HB 4032’s required coverage appears to overcome exclusion problems when drivers are transporting passengers, but not when drivers are in-between passengers
Yesterday, I wrote about House Bill 4032 (the new “Uber bill” that was introduced on January 15, 2015), and its proposed auto insurance requirements for app-based ride-sharing services (notably Uber). I covered how those No Fault and liability insurance requirements would apply both when a driver is – and is not – transporting riders. I also raised a few loopholes that have not been squarely addressed by the bill in its present form.
Today, I will discuss my single biggest concern as an auto accident attorney about Uber in Michigan. This is a concern I’ve written about previously, and it’s how the auto insurance coverages required by HB 4032 would be affected by the “commercial use” exclusions that I see in so many personal auto insurance policies. That presumably would apply to drivers for companies like Uber.
First let me explain a “commercial use” exclusion: It’s a clause in the vast majority of auto insurance policies that says that if the driver uses her personal vehicle for “commercial use” (i.e., transporting passengers and/or goods or freight in return for monetary compensation) and if the driver is involved in a motor vehicle accident during her “commercial use” of the vehicle, then that crash will be excluded from coverage. That’s the exclusion under the policy.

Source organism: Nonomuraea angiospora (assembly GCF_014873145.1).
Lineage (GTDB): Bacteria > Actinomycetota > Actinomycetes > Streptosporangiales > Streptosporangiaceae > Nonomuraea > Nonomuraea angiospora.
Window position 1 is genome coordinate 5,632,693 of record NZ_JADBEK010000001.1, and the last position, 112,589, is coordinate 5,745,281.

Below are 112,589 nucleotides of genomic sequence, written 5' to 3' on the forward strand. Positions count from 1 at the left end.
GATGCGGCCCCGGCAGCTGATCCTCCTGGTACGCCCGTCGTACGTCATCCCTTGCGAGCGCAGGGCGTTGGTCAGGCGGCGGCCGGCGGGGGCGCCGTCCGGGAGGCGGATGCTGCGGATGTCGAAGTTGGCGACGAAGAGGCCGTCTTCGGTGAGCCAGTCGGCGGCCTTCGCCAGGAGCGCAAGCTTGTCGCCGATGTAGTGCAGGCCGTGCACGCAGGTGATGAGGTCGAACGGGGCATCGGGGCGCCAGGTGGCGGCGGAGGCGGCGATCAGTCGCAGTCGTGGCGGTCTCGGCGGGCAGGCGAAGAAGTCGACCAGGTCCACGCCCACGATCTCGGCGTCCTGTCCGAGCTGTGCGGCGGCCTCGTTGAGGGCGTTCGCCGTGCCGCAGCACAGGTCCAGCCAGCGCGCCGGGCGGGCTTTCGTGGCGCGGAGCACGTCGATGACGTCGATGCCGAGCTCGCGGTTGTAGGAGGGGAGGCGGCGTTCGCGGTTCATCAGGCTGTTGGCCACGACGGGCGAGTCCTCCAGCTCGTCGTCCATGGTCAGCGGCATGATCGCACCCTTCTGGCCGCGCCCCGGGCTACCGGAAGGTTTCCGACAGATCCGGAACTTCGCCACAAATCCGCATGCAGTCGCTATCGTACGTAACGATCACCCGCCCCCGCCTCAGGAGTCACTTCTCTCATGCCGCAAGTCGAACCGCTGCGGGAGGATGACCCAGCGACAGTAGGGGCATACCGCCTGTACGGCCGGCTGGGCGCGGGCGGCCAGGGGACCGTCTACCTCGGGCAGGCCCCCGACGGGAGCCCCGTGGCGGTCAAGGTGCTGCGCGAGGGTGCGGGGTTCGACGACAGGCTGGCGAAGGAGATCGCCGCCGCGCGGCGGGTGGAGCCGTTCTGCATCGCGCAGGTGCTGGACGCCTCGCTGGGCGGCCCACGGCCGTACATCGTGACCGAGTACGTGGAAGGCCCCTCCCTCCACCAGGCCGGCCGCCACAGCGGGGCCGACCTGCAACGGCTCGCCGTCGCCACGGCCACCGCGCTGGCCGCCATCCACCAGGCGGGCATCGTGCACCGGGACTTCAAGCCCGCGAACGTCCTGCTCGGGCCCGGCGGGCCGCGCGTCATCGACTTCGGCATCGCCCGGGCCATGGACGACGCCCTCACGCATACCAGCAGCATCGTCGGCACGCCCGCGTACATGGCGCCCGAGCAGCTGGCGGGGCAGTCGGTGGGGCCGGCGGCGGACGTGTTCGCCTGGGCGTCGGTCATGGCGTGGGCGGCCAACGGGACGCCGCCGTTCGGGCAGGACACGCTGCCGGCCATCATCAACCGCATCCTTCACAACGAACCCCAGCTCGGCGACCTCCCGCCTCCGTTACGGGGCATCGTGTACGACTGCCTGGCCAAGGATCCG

“Commercial use” exclusions have caused hundreds of people who have been seriously injured in this state to suddenly find themselves deemed “uninsured.” But with the advent of app-based ride-sharing companies like Uber, this exclusion could take on increased significance.
Michigan’s Insurance Commissioner, the Director of the Michigan Department of Insurance and Financial Services (DIFS) offered the same concern, stating in a press release:
“Most individual insurance policies purchased for personal vehicles have exceptions that exclude coverage for commercial-type activities such as transporting passengers for hire. Drivers should contact their insurance agent to determine if their policy provides sufficient coverage before driving for a TNC. It may be necessary to purchase a commercial policy to cover TNC activities.”
As an attorney, I read contracts and insurance policies – lots of them. And having analyzed HB 4032’s auto insurance requirements in light of the possible “commercial use” exclusion, here’s my best guesses on how this would all play out (if the bill passes) when car accidents involving Uber drivers and passengers inevitably occur:
- When an Uber driver is transporting passengers or riders, HB 4032’s proposals would protect Uber drivers, passengers/riders, other drivers, passengers of other vehicles, pedestrians and others – even if the Uber driver’s personal auto insurance policy contains a “commercial use” exclusion.
- When an Uber driver is on duty, but is not transporting passengers or riders, it appears that if there’s a “commercial use” exclusion in an Uber driver’s personal auto insurance policy, then despite HB 4032’s requirement, this could jeopardize No Fault insurance coverage for the Uber driver, Uber passengers or riders and others.
I will discuss both of my conclusions in greater detail tomorrow.